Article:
During the early Cold War period, US President Dwight Eisenhower’s ‘Cross of Iron’ speech in 1953 warned of the trade-offs that higher military spending brings: “Every gun that is made, every warship launched, every rocket fired signifies, in the final sense, a theft from those who hunger and are not fed, those who are cold and are not clothed.”
In other words, the “peace dividend” of the post-Cold War era is now gone – as geopolitical analyst Ian Bremmer points out.
By arming Ukraine and imposing massive economic sanctions on Russia, the West hopes that Vladimir Putin will reconsider his actions and stop the war.
Alternatively, some hope that Putin could be rolled in a ‘palace coup’ that brings a more benevolent leader to power.
But there are far less palatable endings as well.
If Russia’s economy collapses, it may bring about a repeat of Russia’s turmoil of the 1990s – the ultimate outcome of which was Putin’s own rise to power.
Another worst-case scenario could be a war inside Russia itself.
The Russian Civil War from 1917 to 1922 still holds the Guinness World Record for being the world’s ‘costliest civil war’, with some 10 million soldiers and civilians dying from fighting, starvation and illness.
It is also worth recalling the more recent, sobering experience of the Arab Spring.
Revolutions across the Middle East in 2011 ultimately resulted in long-running, bloody civil wars in Libya, Syria and Yemen – and powerful new strongmen in Egypt and Tunisia who tolerate little in the way of dissent.
As always, it is a case of being careful what you wish for.
Away from sanctions and military spending, New Zealand has some other useful options that it could tap into as a small democracy.
Using the tools of multilateralism has been one pathway.
Foreign affairs minister Nanaia Mahuta condemned Russia’s actions at the UN Human Rights Council in Geneva as “a clear act of aggression, a blatant breach of Ukraine’s sovereignty.”
New Zealand was also one of over 90 countries to co-sponsor a UN General Assembly resolution condemning Russia’s military offensive, which passed with support from 141 of 193 member states.
Moscow’s current disregard for diplomacy makes an intermediary role for New Zealand seem less likely in the short term, although Putin’s belligerence has not stopped Israel, France and even China from trying to keep dialogue alive this week.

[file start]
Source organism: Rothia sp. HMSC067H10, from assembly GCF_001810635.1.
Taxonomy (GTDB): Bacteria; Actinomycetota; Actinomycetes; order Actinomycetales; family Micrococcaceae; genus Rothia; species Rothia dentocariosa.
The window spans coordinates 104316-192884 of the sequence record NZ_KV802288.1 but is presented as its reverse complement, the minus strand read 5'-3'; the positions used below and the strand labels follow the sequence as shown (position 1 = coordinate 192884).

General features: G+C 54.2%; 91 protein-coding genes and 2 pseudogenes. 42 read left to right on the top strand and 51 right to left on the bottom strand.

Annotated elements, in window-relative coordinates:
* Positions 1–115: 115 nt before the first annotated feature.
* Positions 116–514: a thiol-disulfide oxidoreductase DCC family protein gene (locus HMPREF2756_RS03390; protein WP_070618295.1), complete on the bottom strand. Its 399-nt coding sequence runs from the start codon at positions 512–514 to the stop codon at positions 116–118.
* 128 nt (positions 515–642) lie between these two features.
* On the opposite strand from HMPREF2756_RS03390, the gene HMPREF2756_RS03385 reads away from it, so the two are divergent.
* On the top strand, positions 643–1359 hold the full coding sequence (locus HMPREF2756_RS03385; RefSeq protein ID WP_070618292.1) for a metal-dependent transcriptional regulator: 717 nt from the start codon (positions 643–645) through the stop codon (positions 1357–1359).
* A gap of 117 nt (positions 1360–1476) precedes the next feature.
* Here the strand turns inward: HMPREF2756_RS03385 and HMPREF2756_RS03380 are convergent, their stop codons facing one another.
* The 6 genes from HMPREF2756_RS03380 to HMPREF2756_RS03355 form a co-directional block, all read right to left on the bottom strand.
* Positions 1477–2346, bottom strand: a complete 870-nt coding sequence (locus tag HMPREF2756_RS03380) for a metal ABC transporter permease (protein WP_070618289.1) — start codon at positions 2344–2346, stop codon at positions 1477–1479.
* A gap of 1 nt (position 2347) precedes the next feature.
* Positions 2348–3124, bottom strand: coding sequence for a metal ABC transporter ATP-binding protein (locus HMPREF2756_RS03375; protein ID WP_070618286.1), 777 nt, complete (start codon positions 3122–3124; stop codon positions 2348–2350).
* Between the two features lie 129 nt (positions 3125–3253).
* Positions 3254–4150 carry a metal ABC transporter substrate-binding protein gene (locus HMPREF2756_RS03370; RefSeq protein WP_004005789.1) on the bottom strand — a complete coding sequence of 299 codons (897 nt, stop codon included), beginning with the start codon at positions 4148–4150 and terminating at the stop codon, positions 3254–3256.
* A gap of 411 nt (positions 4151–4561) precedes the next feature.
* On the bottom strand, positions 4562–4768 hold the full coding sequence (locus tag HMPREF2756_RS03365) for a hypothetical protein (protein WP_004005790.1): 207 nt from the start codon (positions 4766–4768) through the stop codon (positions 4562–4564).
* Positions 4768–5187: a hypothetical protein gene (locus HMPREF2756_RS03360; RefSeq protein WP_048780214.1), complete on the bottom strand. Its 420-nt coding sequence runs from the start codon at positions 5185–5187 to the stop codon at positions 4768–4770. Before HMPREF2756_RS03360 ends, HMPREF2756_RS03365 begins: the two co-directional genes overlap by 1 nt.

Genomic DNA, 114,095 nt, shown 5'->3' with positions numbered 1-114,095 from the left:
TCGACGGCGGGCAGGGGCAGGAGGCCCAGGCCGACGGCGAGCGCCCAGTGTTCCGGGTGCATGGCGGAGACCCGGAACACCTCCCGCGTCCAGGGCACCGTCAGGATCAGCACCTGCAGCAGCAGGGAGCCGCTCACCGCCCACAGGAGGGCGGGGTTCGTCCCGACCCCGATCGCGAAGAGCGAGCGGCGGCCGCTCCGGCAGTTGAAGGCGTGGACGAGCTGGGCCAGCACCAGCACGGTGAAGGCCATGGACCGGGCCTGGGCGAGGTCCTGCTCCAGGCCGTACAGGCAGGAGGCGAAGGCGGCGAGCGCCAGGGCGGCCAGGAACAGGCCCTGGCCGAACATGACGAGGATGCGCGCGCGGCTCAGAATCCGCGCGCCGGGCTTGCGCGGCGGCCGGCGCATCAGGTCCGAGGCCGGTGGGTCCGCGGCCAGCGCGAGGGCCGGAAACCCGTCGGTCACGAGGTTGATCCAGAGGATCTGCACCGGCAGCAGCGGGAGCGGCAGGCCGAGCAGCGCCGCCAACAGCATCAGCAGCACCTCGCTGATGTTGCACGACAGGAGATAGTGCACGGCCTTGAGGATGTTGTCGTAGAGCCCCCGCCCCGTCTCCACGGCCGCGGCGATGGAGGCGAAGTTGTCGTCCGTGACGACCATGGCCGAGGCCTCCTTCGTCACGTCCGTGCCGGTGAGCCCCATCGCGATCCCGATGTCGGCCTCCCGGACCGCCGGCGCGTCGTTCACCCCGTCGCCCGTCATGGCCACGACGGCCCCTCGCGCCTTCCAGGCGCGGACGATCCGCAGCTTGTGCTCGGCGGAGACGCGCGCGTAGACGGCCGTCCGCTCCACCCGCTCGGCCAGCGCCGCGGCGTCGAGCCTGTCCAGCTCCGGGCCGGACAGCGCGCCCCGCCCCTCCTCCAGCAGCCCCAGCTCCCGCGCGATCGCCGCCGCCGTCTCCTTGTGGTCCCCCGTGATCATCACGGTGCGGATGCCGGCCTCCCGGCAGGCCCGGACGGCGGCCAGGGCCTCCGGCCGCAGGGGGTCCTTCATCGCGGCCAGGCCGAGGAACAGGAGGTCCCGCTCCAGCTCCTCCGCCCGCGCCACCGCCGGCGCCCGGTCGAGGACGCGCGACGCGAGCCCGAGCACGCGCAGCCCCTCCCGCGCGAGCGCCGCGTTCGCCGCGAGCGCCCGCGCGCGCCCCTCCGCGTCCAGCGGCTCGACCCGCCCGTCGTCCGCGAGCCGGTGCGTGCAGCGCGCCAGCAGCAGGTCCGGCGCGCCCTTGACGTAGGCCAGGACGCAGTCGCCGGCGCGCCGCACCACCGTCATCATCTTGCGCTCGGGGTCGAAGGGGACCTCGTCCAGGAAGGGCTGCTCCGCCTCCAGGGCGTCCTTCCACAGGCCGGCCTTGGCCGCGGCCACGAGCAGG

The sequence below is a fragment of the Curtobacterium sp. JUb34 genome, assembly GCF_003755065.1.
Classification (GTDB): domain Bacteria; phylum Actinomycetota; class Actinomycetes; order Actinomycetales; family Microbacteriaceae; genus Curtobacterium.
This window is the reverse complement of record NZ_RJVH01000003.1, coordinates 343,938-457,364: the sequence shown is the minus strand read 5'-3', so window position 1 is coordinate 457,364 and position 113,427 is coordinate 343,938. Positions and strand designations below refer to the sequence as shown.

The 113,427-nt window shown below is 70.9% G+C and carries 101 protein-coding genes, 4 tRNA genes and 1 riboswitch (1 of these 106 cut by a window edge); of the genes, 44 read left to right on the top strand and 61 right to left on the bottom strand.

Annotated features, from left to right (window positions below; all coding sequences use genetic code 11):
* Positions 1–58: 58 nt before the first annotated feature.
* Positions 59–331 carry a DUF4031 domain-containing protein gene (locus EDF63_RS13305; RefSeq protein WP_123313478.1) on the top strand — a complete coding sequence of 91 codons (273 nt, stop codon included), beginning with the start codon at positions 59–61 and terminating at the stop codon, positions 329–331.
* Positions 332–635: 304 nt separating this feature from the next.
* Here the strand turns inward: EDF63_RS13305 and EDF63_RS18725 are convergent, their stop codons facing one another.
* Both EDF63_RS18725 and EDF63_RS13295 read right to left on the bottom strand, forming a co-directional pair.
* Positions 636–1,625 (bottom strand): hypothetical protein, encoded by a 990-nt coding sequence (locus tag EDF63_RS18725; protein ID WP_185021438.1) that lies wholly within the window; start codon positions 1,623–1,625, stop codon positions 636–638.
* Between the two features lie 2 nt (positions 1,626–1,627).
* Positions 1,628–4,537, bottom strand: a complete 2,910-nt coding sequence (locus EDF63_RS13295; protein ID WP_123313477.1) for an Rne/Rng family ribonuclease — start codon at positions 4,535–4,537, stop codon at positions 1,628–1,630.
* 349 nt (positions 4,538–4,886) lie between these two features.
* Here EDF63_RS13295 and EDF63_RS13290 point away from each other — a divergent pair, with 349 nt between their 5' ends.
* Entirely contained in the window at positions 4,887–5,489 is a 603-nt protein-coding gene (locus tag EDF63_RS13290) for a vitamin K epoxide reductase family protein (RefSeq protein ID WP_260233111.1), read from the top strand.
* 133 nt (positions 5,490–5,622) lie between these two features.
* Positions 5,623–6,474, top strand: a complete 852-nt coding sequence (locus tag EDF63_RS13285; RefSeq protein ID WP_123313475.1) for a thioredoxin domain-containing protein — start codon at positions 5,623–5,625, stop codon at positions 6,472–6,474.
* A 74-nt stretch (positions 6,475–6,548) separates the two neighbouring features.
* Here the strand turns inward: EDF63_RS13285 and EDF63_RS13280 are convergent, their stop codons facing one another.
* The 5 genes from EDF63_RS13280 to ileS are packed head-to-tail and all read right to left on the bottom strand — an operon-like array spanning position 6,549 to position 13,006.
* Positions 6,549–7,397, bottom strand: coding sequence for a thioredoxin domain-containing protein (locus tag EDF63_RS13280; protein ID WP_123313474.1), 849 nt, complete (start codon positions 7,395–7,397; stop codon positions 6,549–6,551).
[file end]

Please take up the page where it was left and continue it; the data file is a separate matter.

Another area on which New Zealand could focus is the nuclear threat.
Vladimir Putin announced on Sunday that he had placed Russia’s nuclear forces on high alert.
The implicit nuclear threat also underpins the refusal by NATO and its allies to enforce a ‘no-fly zone’ over Ukraine that Ukrainian President Volodymyr Zelensky has called for.
Jacinda Ardern made no mention of the nuclear dimension in her speech to Parliament this week.
This is perhaps surprising, given that Labour’s adoption of a nuclear-free policy in 1984 became such a cornerstone of New Zealand’s identity and outlook.
Ardern famously declared that climate change was “my generation’s nuclear-free moment” during Labour’s 2017 election campaign.
Behind the scenes, however, New Zealand this week did sign up to a joint statement from 13 countries at the UN – mainly from Latin America – that expressed “grave concern and rejection” of Putin’s threats.
Phil Twyford, New Zealand’s disarmament minister, also expressed similar sentiments in a speech to the UN Conference on Disarmament.
Twyford called Putin’s nuclear threats an “irresponsible and destabilising act” that could bring “catastrophic consequences for humanity.”
In just one week, Russia’s invasion of Ukraine has already changed geopolitical calculations around the world.
Vladimir Putin has certainly given New Zealand a lot to think about.
And this is just the start.
Geoffrey Miller is the Democracy Project’s international analyst and writes on current New Zealand foreign policy and related geopolitical issues. He has lived in Germany and the Middle East and is a learner of Arabic and Russian.
This article was originally published on the Democracy Project.